1. Good advise Brian. Another option is when Lidl change their Wine Tours they often reduce stock from the previous tours. Some bargains to be had at some stores. We have had the Outlook Bay Central Otago and Marlborough Pinot Noir for £7.99 and the Furmint for £5.99 up here in Scotland. May be cheaper elsewhere in the UK. Have also seen the Tokaji 5 Puttonyos from the Christmas tour reduced to £9.99.

    1. Still some good bargains to be had in those post Wine Tour clearances, Erik, but Lidl’s approach to them seems to have changed and the £3.99 offerings seem less widespread. Several comments on this site speak of detecting this trend in their local branches.

  2. Hi Brian, Echo Erik’s thoughts, although those reduced stock bargains vary from store to store, very rarely see anything reduced in our local store. As you say it’s getting harder and harder to find reasonable quality at lower prices, some of the wines I used to buy for £6 – £7 a year or two ago are now pushing £9, that’s a big jump. Be selective, I agree with you, buy better but buy less, although there is still some quality cheap wine out there all be it harder to find, that’s why we need sites like this to highlight them.
    That Primitivo I’ve tasted and for £6.50 it’s very good

    1. Glad you also rated that primitivo and I do appreciate your kind words about the site. You are absolutely right that some £7 wines have not just gone up by 50p – the “sweet spot” is now heading rapidly towards £9. To be even more gloomy, it probably has not peaked yet.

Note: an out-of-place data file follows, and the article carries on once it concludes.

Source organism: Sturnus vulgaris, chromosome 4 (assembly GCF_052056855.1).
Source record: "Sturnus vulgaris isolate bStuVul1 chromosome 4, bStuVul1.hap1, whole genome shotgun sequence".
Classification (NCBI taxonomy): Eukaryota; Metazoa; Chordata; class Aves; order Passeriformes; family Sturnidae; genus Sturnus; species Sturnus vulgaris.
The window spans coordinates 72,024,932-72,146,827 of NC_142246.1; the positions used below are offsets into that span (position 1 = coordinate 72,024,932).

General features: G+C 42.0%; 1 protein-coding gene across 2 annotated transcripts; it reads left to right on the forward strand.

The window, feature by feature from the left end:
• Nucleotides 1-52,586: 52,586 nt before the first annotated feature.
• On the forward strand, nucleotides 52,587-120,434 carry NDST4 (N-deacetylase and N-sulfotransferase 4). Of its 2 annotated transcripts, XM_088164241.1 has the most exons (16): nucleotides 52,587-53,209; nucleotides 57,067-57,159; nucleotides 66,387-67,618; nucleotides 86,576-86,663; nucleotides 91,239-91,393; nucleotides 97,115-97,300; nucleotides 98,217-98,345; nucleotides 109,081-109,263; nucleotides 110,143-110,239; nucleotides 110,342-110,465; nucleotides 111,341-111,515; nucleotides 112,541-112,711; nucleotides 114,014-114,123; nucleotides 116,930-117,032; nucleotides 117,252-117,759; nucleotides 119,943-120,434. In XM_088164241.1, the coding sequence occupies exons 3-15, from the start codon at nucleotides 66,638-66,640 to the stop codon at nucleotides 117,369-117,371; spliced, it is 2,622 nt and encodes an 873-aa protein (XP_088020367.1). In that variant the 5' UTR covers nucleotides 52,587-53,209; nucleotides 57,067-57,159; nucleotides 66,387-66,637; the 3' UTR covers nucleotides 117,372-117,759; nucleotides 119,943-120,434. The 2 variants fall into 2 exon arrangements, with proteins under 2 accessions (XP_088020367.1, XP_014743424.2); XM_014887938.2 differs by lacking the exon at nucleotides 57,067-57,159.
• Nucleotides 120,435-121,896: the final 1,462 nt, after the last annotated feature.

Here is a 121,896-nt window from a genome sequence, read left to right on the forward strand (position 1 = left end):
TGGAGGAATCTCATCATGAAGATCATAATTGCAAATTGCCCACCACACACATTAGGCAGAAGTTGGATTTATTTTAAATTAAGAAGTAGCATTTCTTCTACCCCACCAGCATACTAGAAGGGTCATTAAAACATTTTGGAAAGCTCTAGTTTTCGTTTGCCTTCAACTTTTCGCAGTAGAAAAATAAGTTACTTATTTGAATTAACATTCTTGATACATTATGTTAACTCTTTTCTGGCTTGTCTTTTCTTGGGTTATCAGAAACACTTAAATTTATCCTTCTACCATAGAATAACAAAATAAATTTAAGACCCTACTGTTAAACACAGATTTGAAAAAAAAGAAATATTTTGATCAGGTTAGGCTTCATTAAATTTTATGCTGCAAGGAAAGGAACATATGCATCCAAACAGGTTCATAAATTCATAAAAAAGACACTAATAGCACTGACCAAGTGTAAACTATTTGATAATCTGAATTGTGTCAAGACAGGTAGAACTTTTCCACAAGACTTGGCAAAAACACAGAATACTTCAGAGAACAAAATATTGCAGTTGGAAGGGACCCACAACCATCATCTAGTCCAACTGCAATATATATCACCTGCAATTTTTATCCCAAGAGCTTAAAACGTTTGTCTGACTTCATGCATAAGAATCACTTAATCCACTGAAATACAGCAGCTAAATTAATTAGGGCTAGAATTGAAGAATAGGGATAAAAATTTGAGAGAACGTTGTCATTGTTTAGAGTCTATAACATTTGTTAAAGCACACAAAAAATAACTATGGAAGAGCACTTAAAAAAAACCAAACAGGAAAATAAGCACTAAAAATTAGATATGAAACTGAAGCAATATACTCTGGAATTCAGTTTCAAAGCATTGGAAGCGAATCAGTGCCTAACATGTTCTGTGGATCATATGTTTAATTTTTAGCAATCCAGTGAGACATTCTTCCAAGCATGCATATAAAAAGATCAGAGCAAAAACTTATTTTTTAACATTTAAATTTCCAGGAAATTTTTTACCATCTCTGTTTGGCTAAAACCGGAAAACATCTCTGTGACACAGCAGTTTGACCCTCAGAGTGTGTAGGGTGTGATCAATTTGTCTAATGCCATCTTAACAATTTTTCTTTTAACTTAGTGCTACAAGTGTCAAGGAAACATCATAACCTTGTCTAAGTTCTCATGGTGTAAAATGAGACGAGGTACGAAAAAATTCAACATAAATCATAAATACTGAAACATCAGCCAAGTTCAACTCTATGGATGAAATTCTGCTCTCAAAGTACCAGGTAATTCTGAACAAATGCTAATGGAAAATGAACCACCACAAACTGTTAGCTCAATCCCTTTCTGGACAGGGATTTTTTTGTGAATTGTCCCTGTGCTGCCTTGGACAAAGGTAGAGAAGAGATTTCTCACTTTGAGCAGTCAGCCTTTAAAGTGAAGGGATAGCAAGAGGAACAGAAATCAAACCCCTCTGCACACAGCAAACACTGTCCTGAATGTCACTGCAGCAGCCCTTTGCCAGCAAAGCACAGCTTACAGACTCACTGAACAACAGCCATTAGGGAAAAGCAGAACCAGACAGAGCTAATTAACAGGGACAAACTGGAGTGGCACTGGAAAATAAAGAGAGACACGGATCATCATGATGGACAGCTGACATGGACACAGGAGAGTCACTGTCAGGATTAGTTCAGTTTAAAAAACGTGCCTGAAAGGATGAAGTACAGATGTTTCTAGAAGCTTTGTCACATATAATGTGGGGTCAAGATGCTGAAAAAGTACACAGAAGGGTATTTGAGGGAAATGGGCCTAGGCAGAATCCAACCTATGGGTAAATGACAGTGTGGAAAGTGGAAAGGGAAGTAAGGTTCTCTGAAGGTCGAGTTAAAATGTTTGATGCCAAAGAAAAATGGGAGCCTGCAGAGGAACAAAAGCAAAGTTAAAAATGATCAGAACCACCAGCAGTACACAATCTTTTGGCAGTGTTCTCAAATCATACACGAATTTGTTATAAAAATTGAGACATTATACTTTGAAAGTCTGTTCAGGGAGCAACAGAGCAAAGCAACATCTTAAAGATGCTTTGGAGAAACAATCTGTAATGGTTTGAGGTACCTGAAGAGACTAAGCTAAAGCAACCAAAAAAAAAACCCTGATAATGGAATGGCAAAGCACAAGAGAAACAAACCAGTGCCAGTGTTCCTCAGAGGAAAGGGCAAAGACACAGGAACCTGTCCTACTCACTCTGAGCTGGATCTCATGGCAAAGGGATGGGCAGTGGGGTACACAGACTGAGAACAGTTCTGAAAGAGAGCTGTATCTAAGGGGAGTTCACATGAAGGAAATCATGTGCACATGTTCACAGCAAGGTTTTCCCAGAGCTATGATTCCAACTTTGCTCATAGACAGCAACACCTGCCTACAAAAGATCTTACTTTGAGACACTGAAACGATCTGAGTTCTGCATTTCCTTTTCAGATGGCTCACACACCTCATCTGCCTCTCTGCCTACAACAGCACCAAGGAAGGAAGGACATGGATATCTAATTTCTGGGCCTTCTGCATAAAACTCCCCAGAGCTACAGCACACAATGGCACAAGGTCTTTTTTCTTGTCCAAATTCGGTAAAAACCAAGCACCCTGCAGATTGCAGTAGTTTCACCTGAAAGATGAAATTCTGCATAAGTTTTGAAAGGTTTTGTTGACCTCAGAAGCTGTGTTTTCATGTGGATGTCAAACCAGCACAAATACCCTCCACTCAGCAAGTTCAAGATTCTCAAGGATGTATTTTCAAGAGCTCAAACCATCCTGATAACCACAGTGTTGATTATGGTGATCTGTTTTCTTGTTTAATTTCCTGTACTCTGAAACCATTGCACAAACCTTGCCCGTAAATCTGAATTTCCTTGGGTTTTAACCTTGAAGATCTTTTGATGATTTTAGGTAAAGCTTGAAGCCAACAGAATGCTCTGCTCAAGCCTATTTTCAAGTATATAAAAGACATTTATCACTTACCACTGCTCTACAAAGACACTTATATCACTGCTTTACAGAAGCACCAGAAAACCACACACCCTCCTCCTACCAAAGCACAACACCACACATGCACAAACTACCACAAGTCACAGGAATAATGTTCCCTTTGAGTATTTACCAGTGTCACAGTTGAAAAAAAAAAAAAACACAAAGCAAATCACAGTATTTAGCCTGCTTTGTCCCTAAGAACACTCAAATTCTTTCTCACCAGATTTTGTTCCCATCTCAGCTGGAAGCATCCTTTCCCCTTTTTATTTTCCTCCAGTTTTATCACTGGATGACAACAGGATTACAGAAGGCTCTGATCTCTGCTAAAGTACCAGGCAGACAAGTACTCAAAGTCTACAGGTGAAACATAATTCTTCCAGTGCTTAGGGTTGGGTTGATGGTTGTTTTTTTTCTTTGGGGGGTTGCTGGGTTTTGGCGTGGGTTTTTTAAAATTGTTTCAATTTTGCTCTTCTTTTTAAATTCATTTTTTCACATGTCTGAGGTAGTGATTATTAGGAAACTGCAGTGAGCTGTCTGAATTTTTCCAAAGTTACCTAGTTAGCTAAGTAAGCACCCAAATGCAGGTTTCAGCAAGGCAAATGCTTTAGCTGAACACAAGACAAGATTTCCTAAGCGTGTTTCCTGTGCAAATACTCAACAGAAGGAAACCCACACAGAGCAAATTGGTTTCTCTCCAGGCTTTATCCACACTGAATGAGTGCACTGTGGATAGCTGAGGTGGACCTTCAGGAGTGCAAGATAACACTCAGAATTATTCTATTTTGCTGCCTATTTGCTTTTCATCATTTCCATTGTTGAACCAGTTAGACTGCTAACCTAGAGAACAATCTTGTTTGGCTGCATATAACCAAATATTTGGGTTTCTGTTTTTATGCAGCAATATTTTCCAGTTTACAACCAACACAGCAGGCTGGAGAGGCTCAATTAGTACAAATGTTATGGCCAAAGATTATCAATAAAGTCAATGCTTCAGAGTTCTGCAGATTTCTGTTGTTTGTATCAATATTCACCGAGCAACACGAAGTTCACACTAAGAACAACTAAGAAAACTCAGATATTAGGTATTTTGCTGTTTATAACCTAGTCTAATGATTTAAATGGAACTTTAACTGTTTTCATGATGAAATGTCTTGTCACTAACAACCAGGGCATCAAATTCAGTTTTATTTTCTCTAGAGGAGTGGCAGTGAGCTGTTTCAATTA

Being positive, though, I do encounter a few £5 ono wines that are sound – and will keep telling MidWeekers about it when I do.

  3. A real godsend of a bargain red wine is the Tesco Montepulciano d’abruzzo Vista Castelli which even in Wales is £4.75 a bottle.This is a crunchy,fresh,black fruit ,complex wine with a bit of tannin.Makes a winter meaty stew into an adventure..This wine was recommended by Tim Atkins ,,wine correspondent,who normally comments on far more expensive wines.Yes, your eyes did not deceive you- a complex wine at £4.75!

  4. A really mouthwatering description, Paul – are you after my job? It’s a good call too because I have just acquired a bottle to see whether it will fit into a future post. Thanks for sharing the news about it …. Best …. Brian

  5. The Tesco montepulciano is indeed excellent and a very drinkable wine, but I’ve found making my own wine is the way forward! I make kits from a company called wine expert that produce wines for around £2 a bottle that made me cancel my laithwaites subscription.

  6. Tried a bottle of the Tesco Montepulciano, also after reading Tim Atkins recommendation but felt it just fell a little short…..

  7. Yes I can see that it lacks the density of more expensive Montepulciano but I would still suggest that its combination of plum, clove, chocolate and liquorice makes it pretty good value at its price point.

  8. Now there’s a different approach. I recognised some years ago that I personally will never be a competent wine maker but well done if you have hit the necessary quality levels at modest prices.